As mandated by IRAS, your company’s records must be preserved for a minimum period of 5 years from the end of the financial year in which the relevant transactions were made. For instance, if your company’s financial year-end (FYE) is the 31st of December 2020, you must keep your business records until the 31st of December 2025. Although your company’s FYE does not fall on the 31st of December, you must still preserve your company’s records until the end of December in the following five years. 

What if the company has been struck off or wound up?

If your company has been struck off and dissolved, a person who was an officer of the company must ensure that all the company’s records are retained immediately for at least 5 years after the date on which the company was dissolved.

Furthermore, if your company is being wound up, the company’s liquidator must ensure that all the business records are preserved for at least 5 years from the date of dissolution of the company.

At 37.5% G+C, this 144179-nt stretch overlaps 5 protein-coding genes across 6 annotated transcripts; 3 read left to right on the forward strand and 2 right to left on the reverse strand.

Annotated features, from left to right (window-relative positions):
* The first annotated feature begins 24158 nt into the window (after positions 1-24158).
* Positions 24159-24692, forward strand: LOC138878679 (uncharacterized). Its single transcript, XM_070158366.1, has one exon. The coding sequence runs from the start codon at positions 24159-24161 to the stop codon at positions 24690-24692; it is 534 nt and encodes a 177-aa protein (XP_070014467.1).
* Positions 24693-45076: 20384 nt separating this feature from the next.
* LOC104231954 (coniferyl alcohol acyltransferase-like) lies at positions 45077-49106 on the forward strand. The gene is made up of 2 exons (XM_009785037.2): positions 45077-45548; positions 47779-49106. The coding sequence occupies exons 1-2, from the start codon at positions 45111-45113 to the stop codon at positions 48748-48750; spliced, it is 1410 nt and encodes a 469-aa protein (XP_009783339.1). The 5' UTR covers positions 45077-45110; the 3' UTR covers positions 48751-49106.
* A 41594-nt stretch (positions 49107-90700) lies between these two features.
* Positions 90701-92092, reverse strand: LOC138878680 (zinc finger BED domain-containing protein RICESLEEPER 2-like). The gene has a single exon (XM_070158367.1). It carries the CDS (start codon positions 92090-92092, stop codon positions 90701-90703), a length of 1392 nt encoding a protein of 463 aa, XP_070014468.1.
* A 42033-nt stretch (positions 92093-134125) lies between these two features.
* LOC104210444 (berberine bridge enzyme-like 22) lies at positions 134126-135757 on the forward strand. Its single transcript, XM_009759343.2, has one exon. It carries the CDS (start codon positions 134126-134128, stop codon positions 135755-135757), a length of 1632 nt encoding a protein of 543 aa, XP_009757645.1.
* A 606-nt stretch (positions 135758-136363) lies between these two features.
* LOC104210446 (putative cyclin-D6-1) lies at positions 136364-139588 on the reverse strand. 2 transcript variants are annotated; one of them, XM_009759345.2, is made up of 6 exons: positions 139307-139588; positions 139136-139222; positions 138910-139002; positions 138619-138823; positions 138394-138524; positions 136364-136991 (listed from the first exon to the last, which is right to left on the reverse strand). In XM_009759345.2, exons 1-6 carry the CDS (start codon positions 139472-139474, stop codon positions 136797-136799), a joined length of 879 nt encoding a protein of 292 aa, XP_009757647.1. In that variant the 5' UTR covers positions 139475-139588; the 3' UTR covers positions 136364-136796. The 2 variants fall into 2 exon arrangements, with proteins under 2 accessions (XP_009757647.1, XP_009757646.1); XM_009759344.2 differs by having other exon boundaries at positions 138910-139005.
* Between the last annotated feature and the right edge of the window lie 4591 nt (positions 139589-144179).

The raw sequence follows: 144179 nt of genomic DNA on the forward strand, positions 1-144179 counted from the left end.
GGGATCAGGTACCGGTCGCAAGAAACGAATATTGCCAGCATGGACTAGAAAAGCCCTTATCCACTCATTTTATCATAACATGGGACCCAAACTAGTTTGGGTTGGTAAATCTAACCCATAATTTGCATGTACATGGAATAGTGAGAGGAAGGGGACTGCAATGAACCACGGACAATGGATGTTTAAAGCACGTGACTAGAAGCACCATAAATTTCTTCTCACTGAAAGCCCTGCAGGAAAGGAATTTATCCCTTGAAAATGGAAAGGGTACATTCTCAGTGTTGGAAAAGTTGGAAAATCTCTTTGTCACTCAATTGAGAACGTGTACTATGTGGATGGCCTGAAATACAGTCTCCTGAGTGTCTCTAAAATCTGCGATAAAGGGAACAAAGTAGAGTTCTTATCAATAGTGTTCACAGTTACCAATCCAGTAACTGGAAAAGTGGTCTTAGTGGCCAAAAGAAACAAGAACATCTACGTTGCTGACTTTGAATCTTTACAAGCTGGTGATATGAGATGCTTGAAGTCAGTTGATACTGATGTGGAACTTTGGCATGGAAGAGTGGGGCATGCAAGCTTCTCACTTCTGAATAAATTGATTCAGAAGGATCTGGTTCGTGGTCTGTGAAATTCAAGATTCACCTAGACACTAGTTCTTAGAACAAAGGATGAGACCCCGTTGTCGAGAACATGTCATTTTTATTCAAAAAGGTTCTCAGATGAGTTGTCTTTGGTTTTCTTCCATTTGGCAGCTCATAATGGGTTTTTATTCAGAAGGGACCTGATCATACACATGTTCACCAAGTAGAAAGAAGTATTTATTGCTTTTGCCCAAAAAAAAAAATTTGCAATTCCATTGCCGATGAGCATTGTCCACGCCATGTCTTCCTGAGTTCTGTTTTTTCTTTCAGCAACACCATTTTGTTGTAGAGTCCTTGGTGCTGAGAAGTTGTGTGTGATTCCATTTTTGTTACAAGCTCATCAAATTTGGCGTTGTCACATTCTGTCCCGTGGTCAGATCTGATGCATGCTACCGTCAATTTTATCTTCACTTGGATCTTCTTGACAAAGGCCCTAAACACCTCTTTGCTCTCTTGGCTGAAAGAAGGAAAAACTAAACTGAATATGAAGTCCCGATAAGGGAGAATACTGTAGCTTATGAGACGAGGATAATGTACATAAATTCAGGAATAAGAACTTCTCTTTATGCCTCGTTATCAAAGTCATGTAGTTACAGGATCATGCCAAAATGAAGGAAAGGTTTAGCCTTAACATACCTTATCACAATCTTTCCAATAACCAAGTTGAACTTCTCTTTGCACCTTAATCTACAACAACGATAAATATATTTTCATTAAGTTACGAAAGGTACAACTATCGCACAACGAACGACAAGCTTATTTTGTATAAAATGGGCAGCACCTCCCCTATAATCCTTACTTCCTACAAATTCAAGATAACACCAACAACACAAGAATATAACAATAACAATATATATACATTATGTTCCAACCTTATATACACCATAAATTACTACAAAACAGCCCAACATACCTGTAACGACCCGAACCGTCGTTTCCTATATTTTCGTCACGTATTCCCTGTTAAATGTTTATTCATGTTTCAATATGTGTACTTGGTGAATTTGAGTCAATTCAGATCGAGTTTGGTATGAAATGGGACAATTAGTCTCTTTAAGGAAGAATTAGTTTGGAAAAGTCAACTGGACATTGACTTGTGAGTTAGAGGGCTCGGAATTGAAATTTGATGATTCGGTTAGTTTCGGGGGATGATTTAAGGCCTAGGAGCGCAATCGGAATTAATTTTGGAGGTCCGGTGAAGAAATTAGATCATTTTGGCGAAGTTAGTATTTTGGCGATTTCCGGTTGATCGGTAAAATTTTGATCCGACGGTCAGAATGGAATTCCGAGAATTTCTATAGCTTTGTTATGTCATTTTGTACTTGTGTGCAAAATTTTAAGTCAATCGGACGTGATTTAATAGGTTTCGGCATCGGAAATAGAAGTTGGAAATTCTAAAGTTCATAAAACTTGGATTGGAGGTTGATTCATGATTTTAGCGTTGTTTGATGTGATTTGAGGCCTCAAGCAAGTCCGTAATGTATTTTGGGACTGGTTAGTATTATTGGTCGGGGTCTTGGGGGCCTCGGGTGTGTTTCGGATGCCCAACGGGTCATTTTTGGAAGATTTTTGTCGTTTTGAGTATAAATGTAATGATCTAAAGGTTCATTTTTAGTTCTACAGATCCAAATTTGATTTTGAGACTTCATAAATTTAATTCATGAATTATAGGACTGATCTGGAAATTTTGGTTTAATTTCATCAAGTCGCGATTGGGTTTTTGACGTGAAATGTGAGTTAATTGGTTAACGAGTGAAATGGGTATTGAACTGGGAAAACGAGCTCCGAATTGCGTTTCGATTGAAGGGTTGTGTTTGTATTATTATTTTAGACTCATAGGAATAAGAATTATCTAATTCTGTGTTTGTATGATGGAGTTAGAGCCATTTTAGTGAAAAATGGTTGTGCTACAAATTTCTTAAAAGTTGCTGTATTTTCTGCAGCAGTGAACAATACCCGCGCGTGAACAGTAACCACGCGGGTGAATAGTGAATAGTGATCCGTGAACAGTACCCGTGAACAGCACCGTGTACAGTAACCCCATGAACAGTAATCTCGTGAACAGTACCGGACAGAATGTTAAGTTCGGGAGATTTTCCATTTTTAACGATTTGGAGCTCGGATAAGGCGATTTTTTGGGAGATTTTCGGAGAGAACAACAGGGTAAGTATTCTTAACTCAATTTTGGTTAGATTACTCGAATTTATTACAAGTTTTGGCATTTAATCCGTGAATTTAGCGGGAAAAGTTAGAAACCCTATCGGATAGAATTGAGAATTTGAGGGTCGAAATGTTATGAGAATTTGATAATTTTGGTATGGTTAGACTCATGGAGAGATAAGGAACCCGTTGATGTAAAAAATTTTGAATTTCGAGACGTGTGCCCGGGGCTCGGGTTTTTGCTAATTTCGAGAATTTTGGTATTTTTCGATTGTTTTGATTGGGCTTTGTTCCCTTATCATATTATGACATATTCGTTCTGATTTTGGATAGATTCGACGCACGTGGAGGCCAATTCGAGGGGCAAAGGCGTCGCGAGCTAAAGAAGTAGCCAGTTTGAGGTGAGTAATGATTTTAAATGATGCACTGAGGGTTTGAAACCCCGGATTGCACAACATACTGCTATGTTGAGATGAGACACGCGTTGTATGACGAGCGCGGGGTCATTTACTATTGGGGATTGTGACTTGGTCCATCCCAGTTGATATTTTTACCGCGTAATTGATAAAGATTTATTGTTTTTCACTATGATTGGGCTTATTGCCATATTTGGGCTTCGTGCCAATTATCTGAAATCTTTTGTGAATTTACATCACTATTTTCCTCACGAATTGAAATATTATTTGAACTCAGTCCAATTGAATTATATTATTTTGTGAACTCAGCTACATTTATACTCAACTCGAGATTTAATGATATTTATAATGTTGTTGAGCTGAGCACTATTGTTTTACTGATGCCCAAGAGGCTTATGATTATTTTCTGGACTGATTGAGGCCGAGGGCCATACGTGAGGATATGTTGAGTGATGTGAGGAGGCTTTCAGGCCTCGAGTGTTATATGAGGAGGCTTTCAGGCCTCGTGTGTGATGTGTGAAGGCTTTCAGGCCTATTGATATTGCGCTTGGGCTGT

What will happen if I don’t comply with the record-keeping requirements?

If your company does not comply with the record-keeping requirements, it could face serious consequences. IRAS can consider your business records improperly maintained if:

  • Your accounting and related records are not kept for a minimum period of five years;
  • Your accounting and related records are not retained; or
  • Your accounting and related records are not kept in a proper manner or place.

As stated in the Company Act, your company and any related officer could face a jail term of up to 12 months or a fine of up to $5,000 if your business records are not properly kept. 

Moreover, improper recording is considered an income tax violation, resulting in the IRAS banning your company’s capital allowances and expense claims. Besides, under the Income Tax Act, those guilty of improper business registration could also face up to six months in prison if they fail to pay or a fine of up to $1,000.


Proper record-keeping is essential to ensure that your company complies with legal requirements in Singapore while also enabling you to improve the way you manage your business matters. However, keeping business records can be overwhelming, especially if you have just started your business. The good news is that you can always get help from us to get all the work done professionally and affordably. So talk to our expert to get the best offer for your company!